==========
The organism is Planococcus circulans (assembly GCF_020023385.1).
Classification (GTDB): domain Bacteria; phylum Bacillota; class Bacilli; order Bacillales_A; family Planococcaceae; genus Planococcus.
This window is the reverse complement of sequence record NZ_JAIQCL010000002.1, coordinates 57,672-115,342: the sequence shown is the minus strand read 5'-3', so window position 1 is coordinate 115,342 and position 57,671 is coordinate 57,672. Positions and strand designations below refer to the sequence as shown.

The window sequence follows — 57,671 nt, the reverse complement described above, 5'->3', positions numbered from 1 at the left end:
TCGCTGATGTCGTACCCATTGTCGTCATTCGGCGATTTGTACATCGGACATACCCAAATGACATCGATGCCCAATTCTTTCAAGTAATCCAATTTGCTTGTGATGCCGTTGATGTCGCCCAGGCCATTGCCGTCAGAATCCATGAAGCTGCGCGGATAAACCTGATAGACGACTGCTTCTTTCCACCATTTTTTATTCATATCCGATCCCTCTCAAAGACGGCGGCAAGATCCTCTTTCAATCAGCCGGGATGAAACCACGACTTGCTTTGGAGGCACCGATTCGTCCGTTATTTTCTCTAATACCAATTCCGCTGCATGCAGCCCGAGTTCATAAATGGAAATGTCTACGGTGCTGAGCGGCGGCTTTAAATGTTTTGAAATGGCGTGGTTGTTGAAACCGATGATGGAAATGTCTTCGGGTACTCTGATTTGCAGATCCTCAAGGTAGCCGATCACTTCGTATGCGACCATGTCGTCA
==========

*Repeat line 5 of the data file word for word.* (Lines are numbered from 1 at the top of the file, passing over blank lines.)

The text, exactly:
TCGCTGATGTCGTACCCATTGTCGTCATTCGGCGATTTGTACATCGGACATACCCAAATGACATCGATGCCCAATTCTTTCAAGTAATCCAATTTGCTTGTGATGCCGTTGATGTCGCCCAGGCCATTGCCGTCAGAATCCATGAAGCTGCGCGGATAAACCTGATAGACGACTGCTTCTTTCCACCATTTTTTATTCATATCCGATCCCTCTCAAAGACGGCGGCAAGATCCTCTTTCAATCAGCCGGGATGAAACCACGACTTGCTTTGGAGGCACCGATTCGTCCGTTATTTTCTCTAATACCAATTCCGCTGCATGCAGCCCGAGTTCATAAATGGAAATGTCTACGGTGCTGAGCGGCGGCTTTAAATGTTTTGAAATGGCGTGGTTGTTGAAACCGATGATGGAAATGTCTTCGGGTACTCTGATTTGCAGATCCTCAAGGTAGCCGATCACTTCGTATGCGACCATGTCGTCA